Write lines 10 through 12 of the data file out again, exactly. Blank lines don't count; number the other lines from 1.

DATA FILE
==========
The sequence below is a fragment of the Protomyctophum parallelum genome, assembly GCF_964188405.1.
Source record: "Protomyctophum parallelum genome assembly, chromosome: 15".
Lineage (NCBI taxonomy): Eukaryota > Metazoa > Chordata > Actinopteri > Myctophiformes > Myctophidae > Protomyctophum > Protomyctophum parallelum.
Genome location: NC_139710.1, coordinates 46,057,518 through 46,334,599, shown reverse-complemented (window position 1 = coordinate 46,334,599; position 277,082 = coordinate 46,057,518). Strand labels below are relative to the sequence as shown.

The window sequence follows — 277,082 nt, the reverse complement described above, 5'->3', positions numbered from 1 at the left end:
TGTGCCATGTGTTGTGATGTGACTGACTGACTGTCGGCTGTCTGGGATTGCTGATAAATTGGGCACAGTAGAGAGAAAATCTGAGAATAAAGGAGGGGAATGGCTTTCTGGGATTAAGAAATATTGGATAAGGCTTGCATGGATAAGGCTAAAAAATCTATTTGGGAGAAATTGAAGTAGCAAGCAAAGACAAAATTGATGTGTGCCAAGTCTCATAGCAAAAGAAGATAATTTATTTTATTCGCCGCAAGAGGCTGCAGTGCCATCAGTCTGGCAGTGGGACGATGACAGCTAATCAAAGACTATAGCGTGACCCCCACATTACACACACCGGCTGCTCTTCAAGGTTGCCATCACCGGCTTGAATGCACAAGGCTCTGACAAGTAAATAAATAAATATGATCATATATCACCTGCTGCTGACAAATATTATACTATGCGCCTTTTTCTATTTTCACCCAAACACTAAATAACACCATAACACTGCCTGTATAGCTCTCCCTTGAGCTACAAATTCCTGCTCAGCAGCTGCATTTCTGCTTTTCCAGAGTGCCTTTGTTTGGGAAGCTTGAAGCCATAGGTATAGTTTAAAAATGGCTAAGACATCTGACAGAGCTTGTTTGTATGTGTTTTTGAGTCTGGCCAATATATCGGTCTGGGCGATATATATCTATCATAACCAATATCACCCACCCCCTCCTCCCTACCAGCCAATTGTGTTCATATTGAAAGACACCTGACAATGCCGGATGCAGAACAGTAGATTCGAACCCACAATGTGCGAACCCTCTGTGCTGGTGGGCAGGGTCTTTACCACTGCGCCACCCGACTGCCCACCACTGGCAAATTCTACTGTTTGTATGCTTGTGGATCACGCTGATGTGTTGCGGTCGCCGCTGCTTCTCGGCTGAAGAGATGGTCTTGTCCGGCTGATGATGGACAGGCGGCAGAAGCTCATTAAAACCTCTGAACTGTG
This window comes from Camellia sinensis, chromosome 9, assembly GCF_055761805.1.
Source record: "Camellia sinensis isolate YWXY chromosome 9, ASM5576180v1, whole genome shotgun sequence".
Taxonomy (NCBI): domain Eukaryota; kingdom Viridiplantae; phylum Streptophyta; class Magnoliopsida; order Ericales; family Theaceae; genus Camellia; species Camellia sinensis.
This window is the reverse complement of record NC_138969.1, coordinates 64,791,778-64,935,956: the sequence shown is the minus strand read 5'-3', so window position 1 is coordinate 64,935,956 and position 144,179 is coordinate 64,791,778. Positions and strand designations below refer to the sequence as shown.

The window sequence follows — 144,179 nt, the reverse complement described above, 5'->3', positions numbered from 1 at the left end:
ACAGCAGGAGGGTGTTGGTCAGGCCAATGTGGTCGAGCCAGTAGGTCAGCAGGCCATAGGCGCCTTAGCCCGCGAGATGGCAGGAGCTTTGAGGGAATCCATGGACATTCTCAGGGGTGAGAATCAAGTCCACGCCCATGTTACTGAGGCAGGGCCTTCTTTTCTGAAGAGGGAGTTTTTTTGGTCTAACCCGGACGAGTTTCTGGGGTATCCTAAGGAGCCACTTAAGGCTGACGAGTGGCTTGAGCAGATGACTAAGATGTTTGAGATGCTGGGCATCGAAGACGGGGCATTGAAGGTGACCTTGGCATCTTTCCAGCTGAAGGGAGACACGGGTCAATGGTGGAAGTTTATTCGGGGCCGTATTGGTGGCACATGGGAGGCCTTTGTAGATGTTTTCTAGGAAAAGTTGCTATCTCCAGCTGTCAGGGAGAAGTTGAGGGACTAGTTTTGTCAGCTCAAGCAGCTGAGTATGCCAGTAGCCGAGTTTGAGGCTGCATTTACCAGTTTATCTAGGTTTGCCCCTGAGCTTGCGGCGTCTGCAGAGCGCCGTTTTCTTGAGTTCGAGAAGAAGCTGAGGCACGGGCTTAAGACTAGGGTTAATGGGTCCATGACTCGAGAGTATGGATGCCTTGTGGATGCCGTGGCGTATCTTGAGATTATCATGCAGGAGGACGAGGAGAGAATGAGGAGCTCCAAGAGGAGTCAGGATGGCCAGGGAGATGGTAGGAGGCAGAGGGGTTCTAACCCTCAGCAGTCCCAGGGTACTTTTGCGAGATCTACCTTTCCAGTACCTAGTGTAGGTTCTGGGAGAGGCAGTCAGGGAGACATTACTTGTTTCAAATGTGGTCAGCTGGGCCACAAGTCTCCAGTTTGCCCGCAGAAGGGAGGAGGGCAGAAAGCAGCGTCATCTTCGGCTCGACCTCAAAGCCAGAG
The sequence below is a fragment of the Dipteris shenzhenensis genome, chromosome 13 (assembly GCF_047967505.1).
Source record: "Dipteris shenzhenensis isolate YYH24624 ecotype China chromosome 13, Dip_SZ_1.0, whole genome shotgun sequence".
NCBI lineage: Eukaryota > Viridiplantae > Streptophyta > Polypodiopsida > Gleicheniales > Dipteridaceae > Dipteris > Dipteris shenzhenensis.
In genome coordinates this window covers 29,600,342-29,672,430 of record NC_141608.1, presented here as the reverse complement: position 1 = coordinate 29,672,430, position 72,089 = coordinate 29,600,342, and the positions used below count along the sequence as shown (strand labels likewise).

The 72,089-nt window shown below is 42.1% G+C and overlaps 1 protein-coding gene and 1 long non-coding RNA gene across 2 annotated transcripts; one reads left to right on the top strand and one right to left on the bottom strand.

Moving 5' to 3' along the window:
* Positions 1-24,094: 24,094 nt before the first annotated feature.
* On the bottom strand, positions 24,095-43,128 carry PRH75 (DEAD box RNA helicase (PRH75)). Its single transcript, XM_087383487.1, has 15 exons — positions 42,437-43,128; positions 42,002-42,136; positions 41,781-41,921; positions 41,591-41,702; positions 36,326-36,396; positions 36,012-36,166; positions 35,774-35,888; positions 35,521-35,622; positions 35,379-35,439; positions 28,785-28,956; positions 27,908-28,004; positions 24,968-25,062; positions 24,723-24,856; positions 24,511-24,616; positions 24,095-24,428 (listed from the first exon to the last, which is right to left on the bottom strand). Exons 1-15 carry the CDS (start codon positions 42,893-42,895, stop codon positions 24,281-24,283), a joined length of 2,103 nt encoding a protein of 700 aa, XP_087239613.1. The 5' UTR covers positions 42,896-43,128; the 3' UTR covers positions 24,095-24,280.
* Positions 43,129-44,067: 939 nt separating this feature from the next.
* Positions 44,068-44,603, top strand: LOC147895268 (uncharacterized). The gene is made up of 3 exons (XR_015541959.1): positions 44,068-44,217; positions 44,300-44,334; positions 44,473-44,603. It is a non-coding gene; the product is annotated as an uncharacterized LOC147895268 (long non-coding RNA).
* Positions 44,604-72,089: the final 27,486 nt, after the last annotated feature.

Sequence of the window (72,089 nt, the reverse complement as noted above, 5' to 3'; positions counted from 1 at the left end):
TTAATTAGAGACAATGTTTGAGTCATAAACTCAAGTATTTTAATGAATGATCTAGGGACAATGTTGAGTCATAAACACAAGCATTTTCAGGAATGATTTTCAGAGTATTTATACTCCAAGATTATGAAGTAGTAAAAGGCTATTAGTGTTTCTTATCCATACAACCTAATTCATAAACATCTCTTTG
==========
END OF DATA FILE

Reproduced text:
This window is the reverse complement of record NC_138969.1, coordinates 64,791,778-64,935,956: the sequence shown is the minus strand read 5'-3', so window position 1 is coordinate 64,935,956 and position 144,179 is coordinate 64,791,778. Positions and strand designations below refer to the sequence as shown.

The window sequence follows — 144,179 nt, the reverse complement described above, 5'->3', positions numbered from 1 at the left end:
ACAGCAGGAGGGTGTTGGTCAGGCCAATGTGGTCGAGCCAGTAGGTCAGCAGGCCATAGGCGCCTTAGCCCGCGAGATGGCAGGAGCTTTGAGGGAATCCATGGACATTCTCAGGGGTGAGAATCAAGTCCACGCCCATGTTACTGAGGCAGGGCCTTCTTTTCTGAAGAGGGAGTTTTTTTGGTCTAACCCGGACGAGTTTCTGGGGTATCCTAAGGAGCCACTTAAGGCTGACGAGTGGCTTGAGCAGATGACTAAGATGTTTGAGATGCTGGGCATCGAAGACGGGGCATTGAAGGTGACCTTGGCATCTTTCCAGCTGAAGGGAGACACGGGTCAATGGTGGAAGTTTATTCGGGGCCGTATTGGTGGCACATGGGAGGCCTTTGTAGATGTTTTCTAGGAAAAGTTGCTATCTCCAGCTGTCAGGGAGAAGTTGAGGGACTAGTTTTGTCAGCTCAAGCAGCTGAGTATGCCAGTAGCCGAGTTTGAGGCTGCATTTACCAGTTTATCTAGGTTTGCCCCTGAGCTTGCGGCGTCTGCAGAGCGCCGTTTTCTTGAGTTCGAGAAGAAGCTGAGGCACGGGCTTAAGACTAGGGTTAATGGGTCCATGACTCGAGAGTATGGATGCCTTGTGGATGCCGTGGCGTATCTTGAGATTATCATGCAGGAGGACGAGGAGAGAATGAGGAGCTCCAAGAGGAGTCAGGATGGCCAGGGAGATGGTAGGAGGCAGAGGGGTTCTAACCCTCAGCAGTCCCAGGGTACTTTTGCGAGATCTACCTTTCCAGTACCTAGTGTAGGTTCTGGGAGAGGCAGTCAGGGAGACATTACTTGTTTCAAATGTGGTCAGCTGGGCCACAAGTCTCCAGTTTGCCCGCAGAAGGGAGGAGGGCAGAAAGCAGCGTCATCTTCGGCTCGACCTCAAAGCCAGAG